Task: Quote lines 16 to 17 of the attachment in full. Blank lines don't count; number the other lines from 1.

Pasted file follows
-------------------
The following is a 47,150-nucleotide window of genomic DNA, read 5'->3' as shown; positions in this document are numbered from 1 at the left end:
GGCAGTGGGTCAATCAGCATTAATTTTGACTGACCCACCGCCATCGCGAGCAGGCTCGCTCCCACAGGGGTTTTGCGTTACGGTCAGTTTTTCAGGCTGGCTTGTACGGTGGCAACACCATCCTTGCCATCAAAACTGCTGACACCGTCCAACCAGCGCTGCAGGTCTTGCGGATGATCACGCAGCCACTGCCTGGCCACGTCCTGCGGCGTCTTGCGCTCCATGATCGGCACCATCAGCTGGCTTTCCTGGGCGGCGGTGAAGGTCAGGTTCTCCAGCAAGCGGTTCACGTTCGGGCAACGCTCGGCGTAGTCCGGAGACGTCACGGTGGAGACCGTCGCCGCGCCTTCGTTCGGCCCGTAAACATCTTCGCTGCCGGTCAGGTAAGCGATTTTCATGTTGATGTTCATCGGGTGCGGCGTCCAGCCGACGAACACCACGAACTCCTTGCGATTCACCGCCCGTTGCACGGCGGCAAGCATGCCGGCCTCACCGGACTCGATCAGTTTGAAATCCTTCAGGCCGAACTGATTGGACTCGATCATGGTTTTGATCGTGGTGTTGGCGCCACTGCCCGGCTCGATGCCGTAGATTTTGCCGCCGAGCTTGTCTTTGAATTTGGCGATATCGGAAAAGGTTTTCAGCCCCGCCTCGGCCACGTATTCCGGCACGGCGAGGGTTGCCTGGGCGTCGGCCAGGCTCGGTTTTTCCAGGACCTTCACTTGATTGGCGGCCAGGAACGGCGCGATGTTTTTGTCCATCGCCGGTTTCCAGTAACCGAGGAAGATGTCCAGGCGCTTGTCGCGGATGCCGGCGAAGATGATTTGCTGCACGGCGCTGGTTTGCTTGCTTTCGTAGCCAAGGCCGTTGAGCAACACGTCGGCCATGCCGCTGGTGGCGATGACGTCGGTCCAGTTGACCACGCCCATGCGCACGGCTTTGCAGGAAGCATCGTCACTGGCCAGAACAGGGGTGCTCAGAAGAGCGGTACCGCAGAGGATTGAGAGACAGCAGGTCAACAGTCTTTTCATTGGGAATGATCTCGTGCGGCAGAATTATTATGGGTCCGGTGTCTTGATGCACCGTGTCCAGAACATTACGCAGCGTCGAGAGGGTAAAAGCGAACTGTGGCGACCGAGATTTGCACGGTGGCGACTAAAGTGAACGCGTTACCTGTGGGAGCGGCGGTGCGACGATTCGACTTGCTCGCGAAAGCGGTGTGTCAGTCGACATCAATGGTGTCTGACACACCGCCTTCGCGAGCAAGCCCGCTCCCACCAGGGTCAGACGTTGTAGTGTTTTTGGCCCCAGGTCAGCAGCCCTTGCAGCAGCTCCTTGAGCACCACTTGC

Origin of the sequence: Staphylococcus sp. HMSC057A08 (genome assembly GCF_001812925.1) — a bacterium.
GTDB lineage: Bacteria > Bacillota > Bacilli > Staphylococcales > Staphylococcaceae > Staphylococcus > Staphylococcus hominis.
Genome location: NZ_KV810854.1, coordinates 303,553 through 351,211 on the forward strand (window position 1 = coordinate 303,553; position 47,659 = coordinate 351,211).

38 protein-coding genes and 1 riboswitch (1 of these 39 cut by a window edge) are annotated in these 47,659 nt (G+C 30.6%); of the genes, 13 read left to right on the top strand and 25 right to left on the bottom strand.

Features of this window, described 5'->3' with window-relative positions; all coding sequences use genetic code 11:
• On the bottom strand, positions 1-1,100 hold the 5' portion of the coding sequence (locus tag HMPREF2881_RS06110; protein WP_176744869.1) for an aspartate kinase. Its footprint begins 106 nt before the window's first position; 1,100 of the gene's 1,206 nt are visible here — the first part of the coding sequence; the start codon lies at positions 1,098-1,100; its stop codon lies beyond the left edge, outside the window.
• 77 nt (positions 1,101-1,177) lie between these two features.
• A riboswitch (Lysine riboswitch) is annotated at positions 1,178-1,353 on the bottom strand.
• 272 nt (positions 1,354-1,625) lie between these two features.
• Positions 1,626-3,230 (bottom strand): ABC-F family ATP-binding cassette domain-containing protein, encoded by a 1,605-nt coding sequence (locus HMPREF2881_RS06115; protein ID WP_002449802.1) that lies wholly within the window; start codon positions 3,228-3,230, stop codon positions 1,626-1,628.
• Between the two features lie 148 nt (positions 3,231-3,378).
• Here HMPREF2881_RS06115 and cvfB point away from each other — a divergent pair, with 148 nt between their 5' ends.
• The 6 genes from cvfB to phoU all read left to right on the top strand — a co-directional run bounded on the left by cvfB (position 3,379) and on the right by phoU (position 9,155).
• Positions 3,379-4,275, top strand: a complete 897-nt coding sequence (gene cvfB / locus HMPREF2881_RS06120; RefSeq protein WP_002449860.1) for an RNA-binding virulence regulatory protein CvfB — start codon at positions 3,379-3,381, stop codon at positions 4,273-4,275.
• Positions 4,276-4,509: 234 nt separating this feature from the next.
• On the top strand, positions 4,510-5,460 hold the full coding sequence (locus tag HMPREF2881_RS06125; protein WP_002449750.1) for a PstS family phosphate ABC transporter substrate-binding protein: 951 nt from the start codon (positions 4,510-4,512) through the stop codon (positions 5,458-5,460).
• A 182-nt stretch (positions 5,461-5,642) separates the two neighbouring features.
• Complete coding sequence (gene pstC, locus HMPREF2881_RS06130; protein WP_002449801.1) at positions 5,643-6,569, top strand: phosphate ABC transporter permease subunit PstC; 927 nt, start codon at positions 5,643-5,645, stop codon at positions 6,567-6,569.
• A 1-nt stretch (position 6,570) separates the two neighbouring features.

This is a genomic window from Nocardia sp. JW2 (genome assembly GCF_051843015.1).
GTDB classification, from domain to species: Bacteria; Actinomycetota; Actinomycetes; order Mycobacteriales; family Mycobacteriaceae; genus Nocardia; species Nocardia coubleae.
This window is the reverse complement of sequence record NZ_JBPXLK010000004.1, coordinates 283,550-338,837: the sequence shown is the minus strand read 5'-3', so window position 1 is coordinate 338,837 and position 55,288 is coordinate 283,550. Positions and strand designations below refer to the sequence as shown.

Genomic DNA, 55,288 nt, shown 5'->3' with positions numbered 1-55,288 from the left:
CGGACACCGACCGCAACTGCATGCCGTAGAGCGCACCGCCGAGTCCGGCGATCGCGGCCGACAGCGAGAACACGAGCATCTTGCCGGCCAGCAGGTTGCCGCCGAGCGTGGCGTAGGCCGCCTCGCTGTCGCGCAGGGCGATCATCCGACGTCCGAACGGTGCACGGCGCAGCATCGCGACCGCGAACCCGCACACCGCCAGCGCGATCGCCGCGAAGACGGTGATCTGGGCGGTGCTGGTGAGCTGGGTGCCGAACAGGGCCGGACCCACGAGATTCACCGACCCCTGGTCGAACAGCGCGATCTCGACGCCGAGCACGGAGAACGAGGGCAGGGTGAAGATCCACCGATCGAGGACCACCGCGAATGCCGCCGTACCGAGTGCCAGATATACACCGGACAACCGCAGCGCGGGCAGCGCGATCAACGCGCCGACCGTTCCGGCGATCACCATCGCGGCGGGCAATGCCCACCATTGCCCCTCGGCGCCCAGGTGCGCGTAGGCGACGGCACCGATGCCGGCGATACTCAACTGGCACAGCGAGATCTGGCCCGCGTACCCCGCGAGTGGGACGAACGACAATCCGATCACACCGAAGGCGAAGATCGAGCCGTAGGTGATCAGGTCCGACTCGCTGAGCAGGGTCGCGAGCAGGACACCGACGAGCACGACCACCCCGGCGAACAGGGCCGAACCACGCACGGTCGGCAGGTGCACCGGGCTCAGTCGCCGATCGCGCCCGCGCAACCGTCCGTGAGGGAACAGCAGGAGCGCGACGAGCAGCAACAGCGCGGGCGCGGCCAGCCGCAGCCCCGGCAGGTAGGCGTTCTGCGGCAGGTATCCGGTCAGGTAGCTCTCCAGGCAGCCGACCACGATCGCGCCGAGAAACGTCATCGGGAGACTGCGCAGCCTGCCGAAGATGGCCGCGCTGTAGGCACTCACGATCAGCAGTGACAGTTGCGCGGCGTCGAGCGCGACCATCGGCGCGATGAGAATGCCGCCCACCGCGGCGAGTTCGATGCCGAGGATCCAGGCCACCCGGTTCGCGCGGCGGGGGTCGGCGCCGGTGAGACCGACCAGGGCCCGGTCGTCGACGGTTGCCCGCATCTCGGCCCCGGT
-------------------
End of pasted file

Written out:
• Positions 3,379-4,275, top strand: a complete 897-nt coding sequence (gene cvfB / locus HMPREF2881_RS06120; RefSeq protein WP_002449860.1) for an RNA-binding virulence regulatory protein CvfB — start codon at positions 3,379-3,381, stop codon at positions 4,273-4,275.
• Positions 4,276-4,509: 234 nt separating this feature from the next.